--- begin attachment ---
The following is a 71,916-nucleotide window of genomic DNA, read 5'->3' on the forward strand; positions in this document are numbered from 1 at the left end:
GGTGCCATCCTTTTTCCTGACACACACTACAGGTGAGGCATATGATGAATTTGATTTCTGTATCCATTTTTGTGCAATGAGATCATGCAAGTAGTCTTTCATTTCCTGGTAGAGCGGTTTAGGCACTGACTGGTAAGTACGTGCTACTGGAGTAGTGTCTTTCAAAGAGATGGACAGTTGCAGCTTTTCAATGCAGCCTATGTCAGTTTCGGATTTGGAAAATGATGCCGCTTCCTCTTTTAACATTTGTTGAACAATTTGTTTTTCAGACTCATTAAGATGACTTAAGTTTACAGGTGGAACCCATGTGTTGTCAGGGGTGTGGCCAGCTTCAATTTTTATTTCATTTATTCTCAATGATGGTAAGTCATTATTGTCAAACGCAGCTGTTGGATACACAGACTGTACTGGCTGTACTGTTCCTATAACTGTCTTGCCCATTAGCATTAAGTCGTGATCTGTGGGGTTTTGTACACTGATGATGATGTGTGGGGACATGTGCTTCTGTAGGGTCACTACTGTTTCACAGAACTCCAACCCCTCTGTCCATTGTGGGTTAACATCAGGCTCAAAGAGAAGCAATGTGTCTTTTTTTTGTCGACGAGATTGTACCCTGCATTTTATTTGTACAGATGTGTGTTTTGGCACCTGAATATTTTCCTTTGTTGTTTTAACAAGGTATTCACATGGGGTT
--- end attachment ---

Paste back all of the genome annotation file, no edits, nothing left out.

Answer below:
The following is a 71,916-nucleotide window of genomic DNA, read 5'->3' on the forward strand; positions in this document are numbered from 1 at the left end:
GGTGCCATCCTTTTTCCTGACACACACTACAGGTGAGGCATATGATGAATTTGATTTCTGTATCCATTTTTGTGCAATGAGATCATGCAAGTAGTCTTTCATTTCCTGGTAGAGCGGTTTAGGCACTGACTGGTAAGTACGTGCTACTGGAGTAGTGTCTTTCAAAGAGATGGACAGTTGCAGCTTTTCAATGCAGCCTATGTCAGTTTCGGATTTGGAAAATGATGCCGCTTCCTCTTTTAACATTTGTTGAACAATTTGTTTTTCAGACTCATTAAGATGACTTAAGTTTACAGGTGGAACCCATGTGTTGTCAGGGGTGTGGCCAGCTTCAATTTTTATTTCATTTATTCTCAATGATGGTAAGTCATTATTGTCAAACGCAGCTGTTGGATACACAGACTGTACTGGCTGTACTGTTCCTATAACTGTCTTGCCCATTAGCATTAAGTCGTGATCTGTGGGGTTTTGTACACTGATGATGATGTGTGGGGACATGTGCTTCTGTAGGGTCACTACTGTTTCACAGAACTCCAACCCCTCTGTCCATTGTGGGTTAACATCAGGCTCAAAGAGAAGCAATGTGTCTTTTTTTTGTCGACGAGATTGTACCCTGCATTTTATTTGTACAGATGTGTGTTTTGGCACCTGAATATTTTCCTTTGTTGTTTTAACAAGGTATTCACATGGGGTT